“There are known knowns. These are things we know that we know. There are known unknowns. That is to say, there are things that we know we don’t know. But there are also unknown unknowns. There are things we don’t know we don’t know.”- Donald Rumsfeld
How do we know what we know? It is said by some anti-vaccine proponents that vaccines are not needed because the diseases they prevent are either gone or no longer as severe as they were in pre vaccine times. People may have suffered and died in the distant past, but no longer. The risk now is from the vaccines not the diseases they no longer prevent.
36,000 people, more or less, die every year from influenza. That is the number of deaths according to the CDC web site; the NEJM review uses the higher number of 56,000 (7). Which number is correct? Isn’t that why the flu vaccine is recommended: to prevent all those people from dying.
36,000 is a lot of people. That’s about 120 deaths per million people in the US. In Oregon, population about 3 million, that would be about 360 people a year, which is two deaths a day for the six month flu season.
“Death is caused by swallowing small amounts of saliva over a long period of time.”–George Carlin.
2,400,000 people die every year in the US, about 6600 a day. In Oregon, that is about 65 deaths a day. No one outside a epidemiologist is going to notice 2 extra deaths a day during flu season. I have seen a lot of people die of influenza, but I have a biased experience: I am an infectious disease doc, so I am likely to see people with influenza, especially patients with disease severe enough to kill them.
About the same number of people die from car accidents and die from handguns in the US each year as die from influenza. I have never known a person in my real, as opposed to my professional, life to die from influenza or handguns or a car accident. My personal experience suggests no one dies from these causes, but since I take care of patients at one of the Portland trauma hospitals, I know what cars and guns do to people. My professional life confirms that people do indeed die from being shot or car accidents. I would wager that most people reading this blog have not known anyone who has died from influenza, guns or car accidents. The fact that people do die of influenza seems contradicted by experience. Why get the vaccine? I don’t get the flu and and no one I know has ever died from it.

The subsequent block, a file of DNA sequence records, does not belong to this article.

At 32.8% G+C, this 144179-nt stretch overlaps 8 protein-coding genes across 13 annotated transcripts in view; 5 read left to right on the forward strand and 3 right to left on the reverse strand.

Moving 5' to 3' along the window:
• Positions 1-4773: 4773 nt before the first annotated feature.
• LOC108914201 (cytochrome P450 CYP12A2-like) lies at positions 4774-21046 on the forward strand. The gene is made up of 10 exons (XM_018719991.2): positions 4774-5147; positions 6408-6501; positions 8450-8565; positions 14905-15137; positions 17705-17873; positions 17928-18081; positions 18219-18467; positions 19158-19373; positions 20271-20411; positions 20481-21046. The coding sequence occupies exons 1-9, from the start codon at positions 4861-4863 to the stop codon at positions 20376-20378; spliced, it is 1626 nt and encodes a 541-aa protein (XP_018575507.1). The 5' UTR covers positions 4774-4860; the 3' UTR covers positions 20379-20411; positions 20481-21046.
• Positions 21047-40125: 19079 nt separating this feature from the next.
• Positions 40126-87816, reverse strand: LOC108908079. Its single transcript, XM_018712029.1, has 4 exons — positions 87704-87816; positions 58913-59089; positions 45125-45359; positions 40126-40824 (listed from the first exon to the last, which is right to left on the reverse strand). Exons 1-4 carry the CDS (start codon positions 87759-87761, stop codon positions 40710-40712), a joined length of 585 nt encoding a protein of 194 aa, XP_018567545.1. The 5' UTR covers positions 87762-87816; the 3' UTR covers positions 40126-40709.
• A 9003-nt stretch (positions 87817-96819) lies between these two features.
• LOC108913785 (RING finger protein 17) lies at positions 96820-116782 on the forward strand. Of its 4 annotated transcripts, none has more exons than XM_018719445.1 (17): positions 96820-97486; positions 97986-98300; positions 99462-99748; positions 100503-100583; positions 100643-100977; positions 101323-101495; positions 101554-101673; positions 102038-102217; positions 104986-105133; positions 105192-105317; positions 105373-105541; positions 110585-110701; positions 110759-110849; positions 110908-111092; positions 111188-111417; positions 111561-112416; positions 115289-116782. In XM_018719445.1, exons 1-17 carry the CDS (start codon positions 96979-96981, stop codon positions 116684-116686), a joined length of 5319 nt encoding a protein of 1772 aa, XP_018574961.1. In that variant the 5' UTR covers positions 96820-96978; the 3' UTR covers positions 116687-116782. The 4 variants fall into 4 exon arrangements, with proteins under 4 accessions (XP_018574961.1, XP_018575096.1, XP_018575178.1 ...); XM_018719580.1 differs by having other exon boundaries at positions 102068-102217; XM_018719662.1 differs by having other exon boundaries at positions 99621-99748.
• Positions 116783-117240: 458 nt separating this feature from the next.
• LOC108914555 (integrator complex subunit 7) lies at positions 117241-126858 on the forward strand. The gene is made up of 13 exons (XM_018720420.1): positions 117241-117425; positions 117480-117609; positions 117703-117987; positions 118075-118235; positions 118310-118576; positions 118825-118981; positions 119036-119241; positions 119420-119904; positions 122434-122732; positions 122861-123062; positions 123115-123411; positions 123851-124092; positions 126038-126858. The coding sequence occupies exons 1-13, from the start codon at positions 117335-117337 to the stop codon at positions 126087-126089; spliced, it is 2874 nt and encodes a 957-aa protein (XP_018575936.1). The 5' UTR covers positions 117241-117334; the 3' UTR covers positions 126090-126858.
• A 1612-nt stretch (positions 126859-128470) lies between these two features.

As an illustrative example, a relative of mine, a retired physician, mentioned that he thought the shingles vaccine was a waste of time and money as he had never known anyone to get shingles. Using personal experience to judge disease prevalence is unreliable. If I applied the same rationale to driving, I would not wear a seat belt as I have never been in a high speed crash.
36,000 people die of influenza each year. What is the source of that statistic? From “Mortality associated with influenza and respiratory syncytial virus in the United States”. JAMA 2003. Is that really how many deaths are there from influenza? It depends on what you mean by ‘death’ and what you mean by ‘influenza’ and what you mean by ‘from’.
“It depends on what the meaning of the words ‘is’ is.” – Bill Clinton